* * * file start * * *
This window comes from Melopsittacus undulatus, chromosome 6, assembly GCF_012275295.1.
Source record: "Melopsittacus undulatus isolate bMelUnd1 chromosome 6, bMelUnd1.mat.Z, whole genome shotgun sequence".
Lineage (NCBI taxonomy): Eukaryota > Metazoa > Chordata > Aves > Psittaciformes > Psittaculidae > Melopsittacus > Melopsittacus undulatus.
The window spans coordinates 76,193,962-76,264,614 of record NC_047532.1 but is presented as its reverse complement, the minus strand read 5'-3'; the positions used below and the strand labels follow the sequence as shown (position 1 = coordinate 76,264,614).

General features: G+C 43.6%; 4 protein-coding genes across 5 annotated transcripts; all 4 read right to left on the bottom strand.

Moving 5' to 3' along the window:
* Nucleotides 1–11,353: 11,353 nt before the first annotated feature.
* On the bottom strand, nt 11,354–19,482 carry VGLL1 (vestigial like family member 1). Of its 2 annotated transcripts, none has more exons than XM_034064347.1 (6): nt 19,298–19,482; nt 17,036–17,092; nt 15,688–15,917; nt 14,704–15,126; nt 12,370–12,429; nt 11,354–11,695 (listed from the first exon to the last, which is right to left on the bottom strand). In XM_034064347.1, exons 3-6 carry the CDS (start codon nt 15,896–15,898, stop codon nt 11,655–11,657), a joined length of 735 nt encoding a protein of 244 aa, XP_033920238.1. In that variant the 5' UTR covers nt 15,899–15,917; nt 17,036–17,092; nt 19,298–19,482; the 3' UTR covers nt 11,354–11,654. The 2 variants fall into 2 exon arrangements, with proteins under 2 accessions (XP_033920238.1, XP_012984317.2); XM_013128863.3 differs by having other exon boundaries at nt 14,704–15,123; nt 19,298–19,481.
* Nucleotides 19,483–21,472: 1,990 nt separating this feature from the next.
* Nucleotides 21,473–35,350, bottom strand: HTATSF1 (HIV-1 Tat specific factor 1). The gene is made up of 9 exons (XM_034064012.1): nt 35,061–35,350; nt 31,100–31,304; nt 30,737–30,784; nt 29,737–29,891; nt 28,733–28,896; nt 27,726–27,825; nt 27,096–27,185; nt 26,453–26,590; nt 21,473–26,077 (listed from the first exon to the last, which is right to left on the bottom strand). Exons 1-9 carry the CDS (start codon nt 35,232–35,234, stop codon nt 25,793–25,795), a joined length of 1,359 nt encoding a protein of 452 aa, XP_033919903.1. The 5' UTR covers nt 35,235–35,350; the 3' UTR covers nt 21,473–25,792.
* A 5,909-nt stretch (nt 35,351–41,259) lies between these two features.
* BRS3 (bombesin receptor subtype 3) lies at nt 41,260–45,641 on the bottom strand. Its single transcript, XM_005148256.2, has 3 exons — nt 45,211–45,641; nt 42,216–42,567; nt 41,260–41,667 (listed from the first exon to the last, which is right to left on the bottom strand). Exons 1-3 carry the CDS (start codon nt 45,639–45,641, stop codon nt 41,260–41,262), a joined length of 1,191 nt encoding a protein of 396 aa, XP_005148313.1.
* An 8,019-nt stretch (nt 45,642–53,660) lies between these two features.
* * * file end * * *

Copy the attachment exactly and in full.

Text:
This window comes from Melopsittacus undulatus, chromosome 6, assembly GCF_012275295.1.
Source record: "Melopsittacus undulatus isolate bMelUnd1 chromosome 6, bMelUnd1.mat.Z, whole genome shotgun sequence".
Lineage (NCBI taxonomy): Eukaryota > Metazoa > Chordata > Aves > Psittaciformes > Psittaculidae > Melopsittacus > Melopsittacus undulatus.
The window spans coordinates 76,193,962-76,264,614 of record NC_047532.1 but is presented as its reverse complement, the minus strand read 5'-3'; the positions used below and the strand labels follow the sequence as shown (position 1 = coordinate 76,264,614).

General features: G+C 43.6%; 4 protein-coding genes across 5 annotated transcripts; all 4 read right to left on the bottom strand.

Moving 5' to 3' along the window:
* Nucleotides 1–11,353: 11,353 nt before the first annotated feature.
* On the bottom strand, nt 11,354–19,482 carry VGLL1 (vestigial like family member 1). Of its 2 annotated transcripts, none has more exons than XM_034064347.1 (6): nt 19,298–19,482; nt 17,036–17,092; nt 15,688–15,917; nt 14,704–15,126; nt 12,370–12,429; nt 11,354–11,695 (listed from the first exon to the last, which is right to left on the bottom strand). In XM_034064347.1, exons 3-6 carry the CDS (start codon nt 15,896–15,898, stop codon nt 11,655–11,657), a joined length of 735 nt encoding a protein of 244 aa, XP_033920238.1. In that variant the 5' UTR covers nt 15,899–15,917; nt 17,036–17,092; nt 19,298–19,482; the 3' UTR covers nt 11,354–11,654. The 2 variants fall into 2 exon arrangements, with proteins under 2 accessions (XP_033920238.1, XP_012984317.2); XM_013128863.3 differs by having other exon boundaries at nt 14,704–15,123; nt 19,298–19,481.
* Nucleotides 19,483–21,472: 1,990 nt separating this feature from the next.
* Nucleotides 21,473–35,350, bottom strand: HTATSF1 (HIV-1 Tat specific factor 1). The gene is made up of 9 exons (XM_034064012.1): nt 35,061–35,350; nt 31,100–31,304; nt 30,737–30,784; nt 29,737–29,891; nt 28,733–28,896; nt 27,726–27,825; nt 27,096–27,185; nt 26,453–26,590; nt 21,473–26,077 (listed from the first exon to the last, which is right to left on the bottom strand). Exons 1-9 carry the CDS (start codon nt 35,232–35,234, stop codon nt 25,793–25,795), a joined length of 1,359 nt encoding a protein of 452 aa, XP_033919903.1. The 5' UTR covers nt 35,235–35,350; the 3' UTR covers nt 21,473–25,792.
* A 5,909-nt stretch (nt 35,351–41,259) lies between these two features.
* BRS3 (bombesin receptor subtype 3) lies at nt 41,260–45,641 on the bottom strand. Its single transcript, XM_005148256.2, has 3 exons — nt 45,211–45,641; nt 42,216–42,567; nt 41,260–41,667 (listed from the first exon to the last, which is right to left on the bottom strand). Exons 1-3 carry the CDS (start codon nt 45,639–45,641, stop codon nt 41,260–41,262), a joined length of 1,191 nt encoding a protein of 396 aa, XP_005148313.1.
* An 8,019-nt stretch (nt 45,642–53,660) lies between these two features.